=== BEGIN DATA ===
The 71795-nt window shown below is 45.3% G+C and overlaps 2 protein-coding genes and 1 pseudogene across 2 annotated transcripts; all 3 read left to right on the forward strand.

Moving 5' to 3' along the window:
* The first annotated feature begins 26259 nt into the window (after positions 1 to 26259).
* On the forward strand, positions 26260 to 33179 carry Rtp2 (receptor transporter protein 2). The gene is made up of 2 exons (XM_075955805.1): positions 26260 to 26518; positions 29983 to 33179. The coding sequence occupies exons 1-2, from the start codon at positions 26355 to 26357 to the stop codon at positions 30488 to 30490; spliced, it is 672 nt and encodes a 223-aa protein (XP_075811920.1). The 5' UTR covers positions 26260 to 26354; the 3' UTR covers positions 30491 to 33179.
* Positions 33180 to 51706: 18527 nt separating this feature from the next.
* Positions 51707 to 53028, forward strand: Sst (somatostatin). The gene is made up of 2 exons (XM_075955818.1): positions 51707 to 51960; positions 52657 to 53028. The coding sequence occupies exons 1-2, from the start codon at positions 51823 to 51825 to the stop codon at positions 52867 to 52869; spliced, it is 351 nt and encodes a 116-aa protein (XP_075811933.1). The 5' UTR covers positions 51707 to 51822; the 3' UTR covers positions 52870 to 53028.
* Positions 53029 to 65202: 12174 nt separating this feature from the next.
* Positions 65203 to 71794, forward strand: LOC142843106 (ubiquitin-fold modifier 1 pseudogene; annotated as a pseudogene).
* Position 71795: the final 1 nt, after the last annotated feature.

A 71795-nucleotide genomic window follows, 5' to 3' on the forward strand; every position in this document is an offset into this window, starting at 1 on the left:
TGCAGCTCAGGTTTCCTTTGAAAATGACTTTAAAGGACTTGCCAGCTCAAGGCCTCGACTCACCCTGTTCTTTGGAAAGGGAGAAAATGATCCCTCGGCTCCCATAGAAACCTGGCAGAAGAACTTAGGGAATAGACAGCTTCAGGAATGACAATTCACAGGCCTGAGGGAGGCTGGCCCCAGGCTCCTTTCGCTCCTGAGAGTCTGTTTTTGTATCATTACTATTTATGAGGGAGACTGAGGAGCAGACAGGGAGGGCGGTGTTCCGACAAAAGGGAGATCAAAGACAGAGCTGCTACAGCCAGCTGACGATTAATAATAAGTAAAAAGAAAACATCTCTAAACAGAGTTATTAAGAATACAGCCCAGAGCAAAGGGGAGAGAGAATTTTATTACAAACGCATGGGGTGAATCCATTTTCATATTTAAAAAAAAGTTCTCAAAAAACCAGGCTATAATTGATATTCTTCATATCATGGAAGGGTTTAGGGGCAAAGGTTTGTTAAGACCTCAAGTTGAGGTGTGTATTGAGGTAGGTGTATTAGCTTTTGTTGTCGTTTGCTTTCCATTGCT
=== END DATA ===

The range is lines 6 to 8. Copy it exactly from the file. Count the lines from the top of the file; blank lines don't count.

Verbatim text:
* Positions 51707 to 53028, forward strand: Sst (somatostatin). The gene is made up of 2 exons (XM_075955818.1): positions 51707 to 51960; positions 52657 to 53028. The coding sequence occupies exons 1-2, from the start codon at positions 51823 to 51825 to the stop codon at positions 52867 to 52869; spliced, it is 351 nt and encodes a 116-aa protein (XP_075811933.1). The 5' UTR covers positions 51707 to 51822; the 3' UTR covers positions 52870 to 53028.
* Positions 53029 to 65202: 12174 nt separating this feature from the next.
* Positions 65203 to 71794, forward strand: LOC142843106 (ubiquitin-fold modifier 1 pseudogene; annotated as a pseudogene).